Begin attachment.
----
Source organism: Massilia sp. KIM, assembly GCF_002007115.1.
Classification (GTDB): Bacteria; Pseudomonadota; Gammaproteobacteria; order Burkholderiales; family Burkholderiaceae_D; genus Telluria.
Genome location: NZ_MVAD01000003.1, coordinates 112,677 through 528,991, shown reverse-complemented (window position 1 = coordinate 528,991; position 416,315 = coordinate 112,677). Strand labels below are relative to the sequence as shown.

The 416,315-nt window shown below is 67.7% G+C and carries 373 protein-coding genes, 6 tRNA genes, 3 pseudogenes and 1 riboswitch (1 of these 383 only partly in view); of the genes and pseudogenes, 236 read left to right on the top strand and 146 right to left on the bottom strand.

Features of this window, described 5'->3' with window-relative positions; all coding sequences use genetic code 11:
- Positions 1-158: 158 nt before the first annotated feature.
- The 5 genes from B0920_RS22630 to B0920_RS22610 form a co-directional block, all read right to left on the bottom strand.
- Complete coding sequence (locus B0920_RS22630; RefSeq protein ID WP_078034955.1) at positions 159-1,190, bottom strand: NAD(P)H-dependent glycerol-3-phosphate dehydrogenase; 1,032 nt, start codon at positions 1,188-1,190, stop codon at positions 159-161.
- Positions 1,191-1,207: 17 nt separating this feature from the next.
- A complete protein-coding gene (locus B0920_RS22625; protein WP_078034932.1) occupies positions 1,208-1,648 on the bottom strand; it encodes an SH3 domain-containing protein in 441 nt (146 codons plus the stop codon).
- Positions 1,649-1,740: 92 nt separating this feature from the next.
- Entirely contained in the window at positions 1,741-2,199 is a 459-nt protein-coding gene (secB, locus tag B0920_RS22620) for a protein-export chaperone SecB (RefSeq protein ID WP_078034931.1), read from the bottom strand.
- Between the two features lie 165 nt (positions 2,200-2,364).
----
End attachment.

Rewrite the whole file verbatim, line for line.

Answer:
Source organism: Massilia sp. KIM, assembly GCF_002007115.1.
Classification (GTDB): Bacteria; Pseudomonadota; Gammaproteobacteria; order Burkholderiales; family Burkholderiaceae_D; genus Telluria.
Genome location: NZ_MVAD01000003.1, coordinates 112,677 through 528,991, shown reverse-complemented (window position 1 = coordinate 528,991; position 416,315 = coordinate 112,677). Strand labels below are relative to the sequence as shown.

The 416,315-nt window shown below is 67.7% G+C and carries 373 protein-coding genes, 6 tRNA genes, 3 pseudogenes and 1 riboswitch (1 of these 383 only partly in view); of the genes and pseudogenes, 236 read left to right on the top strand and 146 right to left on the bottom strand.

Features of this window, described 5'->3' with window-relative positions; all coding sequences use genetic code 11:
- Positions 1-158: 158 nt before the first annotated feature.
- The 5 genes from B0920_RS22630 to B0920_RS22610 form a co-directional block, all read right to left on the bottom strand.
- Complete coding sequence (locus B0920_RS22630; RefSeq protein ID WP_078034955.1) at positions 159-1,190, bottom strand: NAD(P)H-dependent glycerol-3-phosphate dehydrogenase; 1,032 nt, start codon at positions 1,188-1,190, stop codon at positions 159-161.
- Positions 1,191-1,207: 17 nt separating this feature from the next.
- A complete protein-coding gene (locus B0920_RS22625; protein WP_078034932.1) occupies positions 1,208-1,648 on the bottom strand; it encodes an SH3 domain-containing protein in 441 nt (146 codons plus the stop codon).
- Positions 1,649-1,740: 92 nt separating this feature from the next.
- Entirely contained in the window at positions 1,741-2,199 is a 459-nt protein-coding gene (secB, locus tag B0920_RS22620) for a protein-export chaperone SecB (RefSeq protein ID WP_078034931.1), read from the bottom strand.
- Between the two features lie 165 nt (positions 2,200-2,364).